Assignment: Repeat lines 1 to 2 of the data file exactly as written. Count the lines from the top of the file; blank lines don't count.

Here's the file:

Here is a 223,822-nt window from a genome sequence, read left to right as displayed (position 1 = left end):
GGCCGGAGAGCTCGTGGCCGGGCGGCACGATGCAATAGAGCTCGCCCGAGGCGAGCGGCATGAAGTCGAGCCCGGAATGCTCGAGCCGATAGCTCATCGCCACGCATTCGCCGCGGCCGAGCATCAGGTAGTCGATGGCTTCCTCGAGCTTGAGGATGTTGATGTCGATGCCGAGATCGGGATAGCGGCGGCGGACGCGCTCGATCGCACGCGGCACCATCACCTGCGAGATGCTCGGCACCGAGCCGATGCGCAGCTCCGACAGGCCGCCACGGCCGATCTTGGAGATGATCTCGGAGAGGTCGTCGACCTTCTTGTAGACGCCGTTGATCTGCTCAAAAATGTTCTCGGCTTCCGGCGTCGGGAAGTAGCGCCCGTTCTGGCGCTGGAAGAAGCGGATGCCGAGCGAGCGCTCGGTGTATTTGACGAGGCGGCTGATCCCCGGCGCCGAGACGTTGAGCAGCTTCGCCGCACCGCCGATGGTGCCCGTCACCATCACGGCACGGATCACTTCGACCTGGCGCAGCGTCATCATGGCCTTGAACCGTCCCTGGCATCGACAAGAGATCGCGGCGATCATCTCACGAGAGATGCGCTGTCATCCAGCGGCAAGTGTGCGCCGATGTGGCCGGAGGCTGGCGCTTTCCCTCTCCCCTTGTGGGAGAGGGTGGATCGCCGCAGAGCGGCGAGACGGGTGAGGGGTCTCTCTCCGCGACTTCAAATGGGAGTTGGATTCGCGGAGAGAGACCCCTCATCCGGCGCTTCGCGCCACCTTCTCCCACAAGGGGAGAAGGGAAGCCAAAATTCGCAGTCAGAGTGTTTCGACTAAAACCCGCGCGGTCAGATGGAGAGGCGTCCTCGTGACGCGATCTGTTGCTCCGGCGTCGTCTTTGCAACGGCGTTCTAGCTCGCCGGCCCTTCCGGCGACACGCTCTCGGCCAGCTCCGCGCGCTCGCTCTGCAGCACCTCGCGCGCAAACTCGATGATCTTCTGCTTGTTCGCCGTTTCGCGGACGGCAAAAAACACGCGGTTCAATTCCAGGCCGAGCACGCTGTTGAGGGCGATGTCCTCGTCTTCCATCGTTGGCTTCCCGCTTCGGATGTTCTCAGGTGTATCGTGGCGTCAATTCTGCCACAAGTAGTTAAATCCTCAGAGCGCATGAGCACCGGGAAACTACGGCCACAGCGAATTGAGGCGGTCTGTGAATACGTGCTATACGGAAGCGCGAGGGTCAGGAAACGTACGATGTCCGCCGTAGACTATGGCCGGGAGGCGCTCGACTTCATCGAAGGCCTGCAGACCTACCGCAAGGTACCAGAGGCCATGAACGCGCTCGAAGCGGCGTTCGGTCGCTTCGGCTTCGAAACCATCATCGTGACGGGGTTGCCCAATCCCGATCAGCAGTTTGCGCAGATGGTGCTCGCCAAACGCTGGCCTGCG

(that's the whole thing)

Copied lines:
Here is a 223,822-nt window from a genome sequence, read left to right as displayed (position 1 = left end):
GGCCGGAGAGCTCGTGGCCGGGCGGCACGATGCAATAGAGCTCGCCCGAGGCGAGCGGCATGAAGTCGAGCCCGGAATGCTCGAGCCGATAGCTCATCGCCACGCATTCGCCGCGGCCGAGCATCAGGTAGTCGATGGCTTCCTCGAGCTTGAGGATGTTGATGTCGATGCCGAGATCGGGATAGCGGCGGCGGACGCGCTCGATCGCACGCGGCACCATCACCTGCGAGATGCTCGGCACCGAGCCGATGCGCAGCTCCGACAGGCCGCCACGGCCGATCTTGGAGATGATCTCGGAGAGGTCGTCGACCTTCTTGTAGACGCCGTTGATCTGCTCAAAAATGTTCTCGGCTTCCGGCGTCGGGAAGTAGCGCCCGTTCTGGCGCTGGAAGAAGCGGATGCCGAGCGAGCGCTCGGTGTATTTGACGAGGCGGCTGATCCCCGGCGCCGAGACGTTGAGCAGCTTCGCCGCACCGCCGATGGTGCCCGTCACCATCACGGCACGGATCACTTCGACCTGGCGCAGCGTCATCATGGCCTTGAACCGTCCCTGGCATCGACAAGAGATCGCGGCGATCATCTCACGAGAGATGCGCTGTCATCCAGCGGCAAGTGTGCGCCGATGTGGCCGGAGGCTGGCGCTTTCCCTCTCCCCTTGTGGGAGAGGGTGGATCGCCGCAGAGCGGCGAGACGGGTGAGGGGTCTCTCTCCGCGACTTCAAATGGGAGTTGGATTCGCGGAGAGAGACCCCTCATCCGGCGCTTCGCGCCACCTTCTCCCACAAGGGGAGAAGGGAAGCCAAAATTCGCAGTCAGAGTGTTTCGACTAAAACCCGCGCGGTCAGATGGAGAGGCGTCCTCGTGACGCGATCTGTTGCTCCGGCGTCGTCTTTGCAACGGCGTTCTAGCTCGCCGGCCCTTCCGGCGACACGCTCTCGGCCAGCTCCGCGCGCTCGCTCTGCAGCACCTCGCGCGCAAACTCGATGATCTTCTGCTTGTTCGCCGTTTCGCGGACGGCAAAAAACACGCGGTTCAATTCCAGGCCGAGCACGCTGTTGAGGGCGATGTCCTCGTCTTCCATCGTTGGCTTCCCGCTTCGGATGTTCTCAGGTGTATCGTGGCGTCAATTCTGCCACAAGTAGTTAAATCCTCAGAGCGCATGAGCACCGGGAAACTACGGCCACAGCGAATTGAGGCGGTCTGTGAATACGTGCTATACGGAAGCGCGAGGGTCAGGAAACGTACGATGTCCGCCGTAGACTATGGCCGGGAGGCGCTCGACTTCATCGAAGGCCTGCAGACCTACCGCAAGGTACCAGAGGCCATGAACGCGCTCGAAGCGGCGTTCGGTCGCTTCGGCTTCGAAACCATCATCGTGACGGGGTTGCCCAATCCCGATCAGCAGTTTGCGCAGATGGTGCTCGCCAAACGCTGGCCTGCG